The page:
The European Commission has announced that it has started implementing its Brexit “no deal” Contingency Action Plan given the continuing uncertainty regarding ratification of the Withdrawal Agreement in the UK. This follows the Commission’s communication of 13 November 2018 which provided details of the types of contingency measures that it intended to take in a variety of areas, as well as the 78 preparedness notices from Commission departments on how Brexit will change law and policy.
The Contingency Action Plan includes 14 limited measures that the Commission considers it essential to adopt to protect the EU’s interests in the event of “no deal”.
For financial services, this includes a limited number of contingency measures that have deemed necessary on financial stability grounds, following examination of sectoral risks in a no deal scenario and after consultation with the European Central Bank and European Supervisory Authorities.
The measures adopted by the Commission are as follows:
- A temporary and conditional equivalence decision for a fixed, limited period of 12 months to ensure that there will be no immediate disruption in the central clearing of derivatives. This will allow the European Securities and Markets Authority (ESMA) to recognise temporarily central counterparties currently established in the United Kingdom, allowing them temporarily to continue providing services in the Union.
- A temporary and conditional equivalence decision for 24 months to ensure that there will be no disruption in services provided by UK central securities depositories. It will temporarily allow them to continue providing notary and central maintenance services to operators in the Union.
- Two Delegated Regulations facilitating novation, for a fixed period of 12 months, of certain over-the-counter derivatives contracts, where a contract is transferred from a UK to an EU27 counterparty. This allows such contracts to be transferred to an EU27 counterparty while maintaining their exempted status and thus not becoming subject to clearing and margining obligations under the European Market Infrastructure Regulation.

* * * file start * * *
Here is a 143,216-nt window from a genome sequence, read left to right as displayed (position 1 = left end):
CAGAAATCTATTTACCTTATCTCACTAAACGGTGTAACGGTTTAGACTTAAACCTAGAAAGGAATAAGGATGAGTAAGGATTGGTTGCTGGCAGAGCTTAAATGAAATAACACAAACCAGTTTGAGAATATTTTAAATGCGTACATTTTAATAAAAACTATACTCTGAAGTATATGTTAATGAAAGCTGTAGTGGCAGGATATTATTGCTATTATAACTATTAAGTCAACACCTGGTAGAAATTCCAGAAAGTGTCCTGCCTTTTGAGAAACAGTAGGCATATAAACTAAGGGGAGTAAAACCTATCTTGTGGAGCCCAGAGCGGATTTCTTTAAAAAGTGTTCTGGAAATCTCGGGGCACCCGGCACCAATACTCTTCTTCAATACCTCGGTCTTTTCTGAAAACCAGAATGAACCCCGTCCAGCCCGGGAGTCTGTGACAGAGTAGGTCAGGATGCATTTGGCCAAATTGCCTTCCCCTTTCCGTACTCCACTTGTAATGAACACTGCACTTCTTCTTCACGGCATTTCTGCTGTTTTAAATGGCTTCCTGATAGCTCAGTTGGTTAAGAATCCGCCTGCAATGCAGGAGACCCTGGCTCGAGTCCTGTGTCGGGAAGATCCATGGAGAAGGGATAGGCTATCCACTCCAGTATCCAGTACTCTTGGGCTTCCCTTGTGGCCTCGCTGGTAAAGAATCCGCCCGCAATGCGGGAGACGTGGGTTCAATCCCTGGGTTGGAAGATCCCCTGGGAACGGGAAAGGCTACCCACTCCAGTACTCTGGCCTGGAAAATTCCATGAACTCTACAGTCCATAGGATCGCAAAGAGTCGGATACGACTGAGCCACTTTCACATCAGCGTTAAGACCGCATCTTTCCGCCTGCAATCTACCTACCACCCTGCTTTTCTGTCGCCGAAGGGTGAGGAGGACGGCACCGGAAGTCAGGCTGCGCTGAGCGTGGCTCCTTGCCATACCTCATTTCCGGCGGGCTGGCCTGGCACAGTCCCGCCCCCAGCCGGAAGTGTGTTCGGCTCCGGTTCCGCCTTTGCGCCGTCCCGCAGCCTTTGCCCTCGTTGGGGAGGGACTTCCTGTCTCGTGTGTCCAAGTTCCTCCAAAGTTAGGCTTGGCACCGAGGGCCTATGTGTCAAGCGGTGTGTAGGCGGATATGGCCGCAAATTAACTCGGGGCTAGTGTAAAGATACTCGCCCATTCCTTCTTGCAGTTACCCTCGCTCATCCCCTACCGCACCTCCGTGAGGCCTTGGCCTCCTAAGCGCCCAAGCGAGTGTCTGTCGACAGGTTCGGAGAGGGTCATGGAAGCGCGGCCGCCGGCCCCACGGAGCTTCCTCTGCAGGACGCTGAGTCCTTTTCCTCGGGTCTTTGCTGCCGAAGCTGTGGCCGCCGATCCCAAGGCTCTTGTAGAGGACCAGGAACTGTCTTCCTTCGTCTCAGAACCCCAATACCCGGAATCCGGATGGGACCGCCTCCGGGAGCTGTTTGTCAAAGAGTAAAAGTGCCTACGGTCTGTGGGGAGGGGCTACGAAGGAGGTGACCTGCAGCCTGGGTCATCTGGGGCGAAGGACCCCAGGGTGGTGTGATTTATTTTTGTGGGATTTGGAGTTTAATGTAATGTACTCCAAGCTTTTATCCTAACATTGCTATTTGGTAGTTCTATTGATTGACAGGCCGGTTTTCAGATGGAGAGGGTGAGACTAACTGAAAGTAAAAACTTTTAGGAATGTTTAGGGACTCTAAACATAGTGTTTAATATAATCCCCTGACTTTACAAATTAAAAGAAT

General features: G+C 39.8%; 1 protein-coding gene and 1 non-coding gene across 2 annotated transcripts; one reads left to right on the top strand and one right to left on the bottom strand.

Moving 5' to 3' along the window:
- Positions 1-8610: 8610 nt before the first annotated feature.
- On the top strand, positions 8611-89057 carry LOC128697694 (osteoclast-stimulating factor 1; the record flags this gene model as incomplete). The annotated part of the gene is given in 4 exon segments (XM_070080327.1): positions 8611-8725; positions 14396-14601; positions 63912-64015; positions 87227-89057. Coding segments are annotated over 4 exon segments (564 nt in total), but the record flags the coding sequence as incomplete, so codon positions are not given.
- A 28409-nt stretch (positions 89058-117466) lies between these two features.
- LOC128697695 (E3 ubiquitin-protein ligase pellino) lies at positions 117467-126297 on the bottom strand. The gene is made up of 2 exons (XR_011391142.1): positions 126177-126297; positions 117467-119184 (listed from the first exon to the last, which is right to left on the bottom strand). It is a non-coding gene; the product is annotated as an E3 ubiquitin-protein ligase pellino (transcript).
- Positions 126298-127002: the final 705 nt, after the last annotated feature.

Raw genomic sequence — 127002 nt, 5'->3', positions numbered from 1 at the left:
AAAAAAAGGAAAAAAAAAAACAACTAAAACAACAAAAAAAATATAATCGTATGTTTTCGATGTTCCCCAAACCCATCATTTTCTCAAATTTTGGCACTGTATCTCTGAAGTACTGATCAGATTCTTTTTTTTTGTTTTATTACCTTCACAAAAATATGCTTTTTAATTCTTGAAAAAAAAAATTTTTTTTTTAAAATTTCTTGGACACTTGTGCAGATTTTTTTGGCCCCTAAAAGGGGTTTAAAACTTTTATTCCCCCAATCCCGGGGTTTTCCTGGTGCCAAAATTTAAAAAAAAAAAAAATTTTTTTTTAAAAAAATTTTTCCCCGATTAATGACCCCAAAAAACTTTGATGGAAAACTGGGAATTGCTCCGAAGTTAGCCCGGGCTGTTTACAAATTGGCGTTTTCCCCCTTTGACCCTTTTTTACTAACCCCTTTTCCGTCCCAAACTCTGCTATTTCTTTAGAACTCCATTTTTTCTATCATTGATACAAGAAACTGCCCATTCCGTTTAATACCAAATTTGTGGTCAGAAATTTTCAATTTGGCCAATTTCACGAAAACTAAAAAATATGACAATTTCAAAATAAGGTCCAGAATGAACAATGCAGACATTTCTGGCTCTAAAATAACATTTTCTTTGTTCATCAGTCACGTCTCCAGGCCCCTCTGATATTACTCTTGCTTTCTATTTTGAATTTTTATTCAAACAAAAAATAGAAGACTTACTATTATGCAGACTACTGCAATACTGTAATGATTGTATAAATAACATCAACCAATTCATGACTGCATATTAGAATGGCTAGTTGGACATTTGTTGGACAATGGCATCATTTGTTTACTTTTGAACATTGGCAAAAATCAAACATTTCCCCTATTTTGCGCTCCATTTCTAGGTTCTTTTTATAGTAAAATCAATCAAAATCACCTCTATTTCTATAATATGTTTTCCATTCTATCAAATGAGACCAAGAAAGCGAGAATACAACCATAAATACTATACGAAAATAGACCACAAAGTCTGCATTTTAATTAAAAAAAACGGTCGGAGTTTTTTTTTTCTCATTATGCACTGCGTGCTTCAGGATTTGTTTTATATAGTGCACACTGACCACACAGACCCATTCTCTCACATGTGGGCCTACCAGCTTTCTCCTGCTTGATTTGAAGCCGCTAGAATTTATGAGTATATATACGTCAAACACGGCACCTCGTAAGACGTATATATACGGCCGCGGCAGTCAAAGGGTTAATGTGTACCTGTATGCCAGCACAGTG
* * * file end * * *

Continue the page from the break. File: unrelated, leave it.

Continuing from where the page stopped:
The rationale cited by the Commission for limiting the contingency measures to the decisions above are that “these measures mitigate financial stability risks only in those areas where preparedness actions from market operators alone are clearly insufficient to address these risks in advance of the UK’s withdrawal”. The underlying assessment and rationale for these conclusions is not specified in further detail and does not address the basis on which other EU law requirements that would be obvious potential candidates for similar measures have been omitted (in particular, the trading obligations for shares and derivatives under the Markets In Financial Instruments Regulation). It is also not clear whether contingency planning measures were considered in areas such as banking and payments, where financial stability concerns would be potentially relevant but where no equivalence framework exists for third country access (and so any contingency measures would need to be implemented through other legislative means).
The surrounding commentary from the Commission makes it clear that with the exception of the limited financial stability measures for derivatives and central securities depositories, the expectation is that EU firms and EU clients of UK firms will need to take responsibility for their own contingency planning, to mitigate risks arising in a “no deal” scenario. Even if these risks are in principle foreseeable and surmountable for EU counterparties, the consequences of the sudden inability to trade with or borrow from UK firms or to trade on UK markets are potentially severe and could prove disruptive for both UK and EU counterparties. This once again illustrates the unsatisfactory nature of the EU equivalence framework as an alternative to passporting, even in a temporary contingency planning context.